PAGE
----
Out of the corner of my eye I catch movement over the river. A raptor is fluttering. Hunting. Watching. Then suddenly it dives - swoosh! - and - splash! The kite rises back into the air clutching a fish in its talons. The kites may have abandoned their nest and been away for the past two weeks but today they are back, gliding along the river valley, swooping back and forth between the high branches of the eucalypts, then stopping to scrutinise the river below. I stop to watch their flight and feel a sense of relief.

A couple of weeks ago I couldn't watch what was taking place. As one kite sat on the nest, the other tried to ward off a gang of ravens and currawongs. About 20 birds were in the air, seemingly tomenting the kites with a sense of ruthlessness. One after the other the kites would rise up and try to chase these sky marauders away. Over and over again they took turns to chase away the birds and it seemed that, at least on this occasion, they were successful. But I could not stay all day to see what happened. Not long after this the kites disappeared. But today my heart soared.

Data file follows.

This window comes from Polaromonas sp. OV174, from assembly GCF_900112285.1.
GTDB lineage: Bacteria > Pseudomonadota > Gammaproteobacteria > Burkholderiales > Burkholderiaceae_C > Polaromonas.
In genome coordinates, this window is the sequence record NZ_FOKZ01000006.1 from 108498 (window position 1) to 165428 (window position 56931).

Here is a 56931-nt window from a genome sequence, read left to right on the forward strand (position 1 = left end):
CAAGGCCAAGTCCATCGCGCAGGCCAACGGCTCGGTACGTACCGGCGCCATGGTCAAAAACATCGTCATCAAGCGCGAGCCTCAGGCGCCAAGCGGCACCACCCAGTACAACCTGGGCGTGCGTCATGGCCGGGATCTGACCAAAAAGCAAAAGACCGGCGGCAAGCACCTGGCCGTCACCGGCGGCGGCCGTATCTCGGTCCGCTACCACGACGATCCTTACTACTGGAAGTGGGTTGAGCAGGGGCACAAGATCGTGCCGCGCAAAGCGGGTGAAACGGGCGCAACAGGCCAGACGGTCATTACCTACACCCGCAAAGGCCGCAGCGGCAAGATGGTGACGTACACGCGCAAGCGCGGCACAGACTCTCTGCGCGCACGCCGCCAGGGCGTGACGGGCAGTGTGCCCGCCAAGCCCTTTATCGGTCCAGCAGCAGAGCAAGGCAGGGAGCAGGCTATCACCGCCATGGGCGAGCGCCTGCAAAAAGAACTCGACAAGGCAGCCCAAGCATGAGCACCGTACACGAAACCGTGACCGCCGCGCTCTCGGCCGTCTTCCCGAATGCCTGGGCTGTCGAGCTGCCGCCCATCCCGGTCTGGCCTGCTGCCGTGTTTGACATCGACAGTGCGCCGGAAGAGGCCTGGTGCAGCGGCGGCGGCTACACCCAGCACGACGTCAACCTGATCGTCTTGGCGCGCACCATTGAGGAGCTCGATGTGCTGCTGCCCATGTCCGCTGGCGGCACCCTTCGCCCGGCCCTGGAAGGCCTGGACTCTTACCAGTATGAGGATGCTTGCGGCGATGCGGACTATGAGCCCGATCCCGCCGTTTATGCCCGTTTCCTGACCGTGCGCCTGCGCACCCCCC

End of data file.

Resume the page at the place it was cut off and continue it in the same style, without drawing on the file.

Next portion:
It's been raining; the river is tidally high today and the fish are running. The kites know. It's a special moment.

The rain has brought more than the kites. There is wind in the air. A cool breeze which, for this river city, is unusual but when it comes, it's very refreshing. Just like the rain. And the smell of the sea. The tides have also brought the aroma of saltwater. It flushes round the mangrove roots and I can taste the salty air.

This small wild place is precious. The ecosystem is fragile in the midst of the city's vast development. But today I push the sound of the bulldozers and chainsaws out of sight and relish in the possibility that even in this fast-paced, vehicle worshipping, rapidly growing, tree-destructive city, such tiny pockets of the wild are sacred. The kites know.